A draft version of the new National Intelligence Estimate “concludes that Afghanistan is in a ‘downward spiral’ and casts serious doubt on the ability of the Afghan government to stem the rise in the Taliban’s influence there.” The CIA has documented the worsening violence for nearly 2 years and “some in the agency say they believe that it has taken the White House too long to respond to the warnings.”
“Negotiations with some members of the Taliban could provide a way to reduce violence in sections of Afghanistan gripped by an intensifying insurgency,” Gen. David Petreaus said yesterday. He noted how Britain had helped reduce violence in Iraq through negotiations, remarking, “They’ve sat down with thugs throughout their history, including us in our early days.”
“Todd Palin talked with over a dozen state officials, many of them repeatedly, in his crusade to get a state trooper fired whom he considered to be a bad cop, a dishonest person and a threat to the Palin family, according to his sworn statement given Wednesday to a legislative investigator.” Andrew Halcro has a thorough analysis of Palin’s deposition here.
63.2 million: Number of U.S. viewers who watched the second presidential debate, easily surpassing the audience of the first debate (52.4 million). Forty-two percent of households in the top U.S. television markets tuned in to Tuesday’s match-up.
On the trail today: Barack Obama stops in the Ohio cities of Dayton, Cincinnati, and Portsmouth. Joe Biden campaigns in the Missouri cities of St. Joseph, Liberty, and Jefferson City. John McCain and Sarah Palin hold a town hall meeting in Waukesha, WI. McCain later holds an event in Mosinee, WI, while Palin talks to voters in Wilmington, OH.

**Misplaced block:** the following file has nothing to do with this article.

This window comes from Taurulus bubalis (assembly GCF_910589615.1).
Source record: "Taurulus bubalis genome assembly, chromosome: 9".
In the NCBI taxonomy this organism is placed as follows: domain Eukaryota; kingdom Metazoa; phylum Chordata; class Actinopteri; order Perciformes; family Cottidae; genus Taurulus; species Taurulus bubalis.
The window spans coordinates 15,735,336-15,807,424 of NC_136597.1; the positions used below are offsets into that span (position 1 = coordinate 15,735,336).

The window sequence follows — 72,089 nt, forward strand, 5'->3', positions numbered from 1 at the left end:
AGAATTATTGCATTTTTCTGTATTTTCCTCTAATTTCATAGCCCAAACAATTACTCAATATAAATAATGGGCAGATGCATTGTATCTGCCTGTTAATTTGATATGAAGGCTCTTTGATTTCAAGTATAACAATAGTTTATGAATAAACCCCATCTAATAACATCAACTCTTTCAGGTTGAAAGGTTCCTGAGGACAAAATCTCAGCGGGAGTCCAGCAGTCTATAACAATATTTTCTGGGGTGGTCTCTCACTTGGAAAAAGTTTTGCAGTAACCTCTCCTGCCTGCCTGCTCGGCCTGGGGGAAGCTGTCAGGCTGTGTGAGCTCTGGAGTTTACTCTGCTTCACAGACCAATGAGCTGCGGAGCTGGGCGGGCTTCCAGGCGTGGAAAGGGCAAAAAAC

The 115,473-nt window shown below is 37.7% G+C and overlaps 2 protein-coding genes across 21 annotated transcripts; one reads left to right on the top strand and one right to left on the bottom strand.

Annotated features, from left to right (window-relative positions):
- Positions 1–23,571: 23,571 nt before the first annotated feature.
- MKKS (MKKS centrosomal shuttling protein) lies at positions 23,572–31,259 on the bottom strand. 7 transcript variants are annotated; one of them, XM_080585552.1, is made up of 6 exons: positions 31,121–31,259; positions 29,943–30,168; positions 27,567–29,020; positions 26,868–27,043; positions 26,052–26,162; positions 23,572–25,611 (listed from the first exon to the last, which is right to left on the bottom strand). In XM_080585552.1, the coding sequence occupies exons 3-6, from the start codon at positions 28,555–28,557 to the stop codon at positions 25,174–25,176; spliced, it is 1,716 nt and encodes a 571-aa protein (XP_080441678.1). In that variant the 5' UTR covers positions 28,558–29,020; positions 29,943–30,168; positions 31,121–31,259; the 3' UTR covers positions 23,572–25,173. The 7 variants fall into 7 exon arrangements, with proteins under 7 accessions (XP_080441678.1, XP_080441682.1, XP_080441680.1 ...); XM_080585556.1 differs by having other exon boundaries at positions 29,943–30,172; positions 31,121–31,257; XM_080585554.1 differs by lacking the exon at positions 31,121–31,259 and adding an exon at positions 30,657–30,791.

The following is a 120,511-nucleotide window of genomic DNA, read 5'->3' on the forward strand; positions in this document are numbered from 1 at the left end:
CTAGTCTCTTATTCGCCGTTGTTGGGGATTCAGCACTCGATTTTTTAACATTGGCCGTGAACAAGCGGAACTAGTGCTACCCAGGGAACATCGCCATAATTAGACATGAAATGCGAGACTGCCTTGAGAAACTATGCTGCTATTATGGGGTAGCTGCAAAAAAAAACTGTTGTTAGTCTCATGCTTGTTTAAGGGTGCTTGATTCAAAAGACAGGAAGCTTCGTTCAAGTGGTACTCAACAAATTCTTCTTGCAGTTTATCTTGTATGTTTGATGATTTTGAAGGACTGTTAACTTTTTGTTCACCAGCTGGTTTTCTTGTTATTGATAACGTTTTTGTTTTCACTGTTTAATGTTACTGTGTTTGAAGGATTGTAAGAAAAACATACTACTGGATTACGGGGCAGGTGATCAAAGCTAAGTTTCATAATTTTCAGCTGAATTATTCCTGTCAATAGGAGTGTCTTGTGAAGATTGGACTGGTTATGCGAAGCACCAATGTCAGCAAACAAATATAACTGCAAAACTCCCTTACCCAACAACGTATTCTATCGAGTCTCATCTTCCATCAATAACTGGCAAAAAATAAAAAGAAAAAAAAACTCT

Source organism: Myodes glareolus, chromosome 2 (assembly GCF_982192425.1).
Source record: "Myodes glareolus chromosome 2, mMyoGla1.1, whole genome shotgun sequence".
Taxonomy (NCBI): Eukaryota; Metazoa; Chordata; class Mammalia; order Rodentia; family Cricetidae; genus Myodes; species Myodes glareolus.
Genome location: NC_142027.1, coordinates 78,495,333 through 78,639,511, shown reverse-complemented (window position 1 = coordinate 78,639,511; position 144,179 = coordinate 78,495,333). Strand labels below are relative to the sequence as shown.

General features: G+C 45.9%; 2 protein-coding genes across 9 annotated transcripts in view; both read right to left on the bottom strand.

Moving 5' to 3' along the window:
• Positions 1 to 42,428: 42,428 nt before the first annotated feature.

House Speaker Nancy Pelosi (D-CA) yesterday recommended a new $150 billion economic stimulus plan and said “she may call the House into session after the election to pass it.” Pelosi said “the stock market meltdown…was a factor in her recommendation.
After already doling out an $85 billion bridge loan in September, the Federal Reserve Board announced yesterday “that it would provide up to $37.8 billion to the embattled insurer the American International Group to help it deal with a rapidly dwindling supply of cash.” A Fed spokesman said “the new assistance was intended to keep the company from having to draw down the Fed loan so quickly.”
“A federal appeals court panel on Wednesday issued a temporary stay of a federal judge’s order that had directed the Bush administration to free 17 Guantánamo detainees by releasing them in the United States on Friday.” The court will review arguments by the Justice Department, which opposes freeing the detainees.
Delivering “a sharp blow” to the prosecution’s case against Sen. Ted Stevens (R-AK), a judge threw out two key pieces of evidence against Stevens yesterday. The judge presiding over the case faulted prosecutors for knowingly introducing false documents relating to work done on Stevens home. “There’s just no excuse for that whatsoever,” he said.
“Tens of thousands of eligible voters in at least six swing states have been removed from the rolls or have been blocked from registering in ways that appear to violate federal law,” the New York Times reports today. The blocked voters “are apparently the result of mistakes in the handling of the registrations and voter files as the states tried to comply with a 2002 federal law.”
And finally: Congress is all a-Twitter. More than three dozen federal lawmakers now use the micro-blogging site, writing on everything from what press conferences they’re holding to more mundane topics, such as Rep. Chris Shays’s (R-CT) tale of getting stuck in traffic. The Sunlight Foundation has created a tool to track all of Congress’s tweets, and Congresspedia has a full list of twittering lawmakers here.
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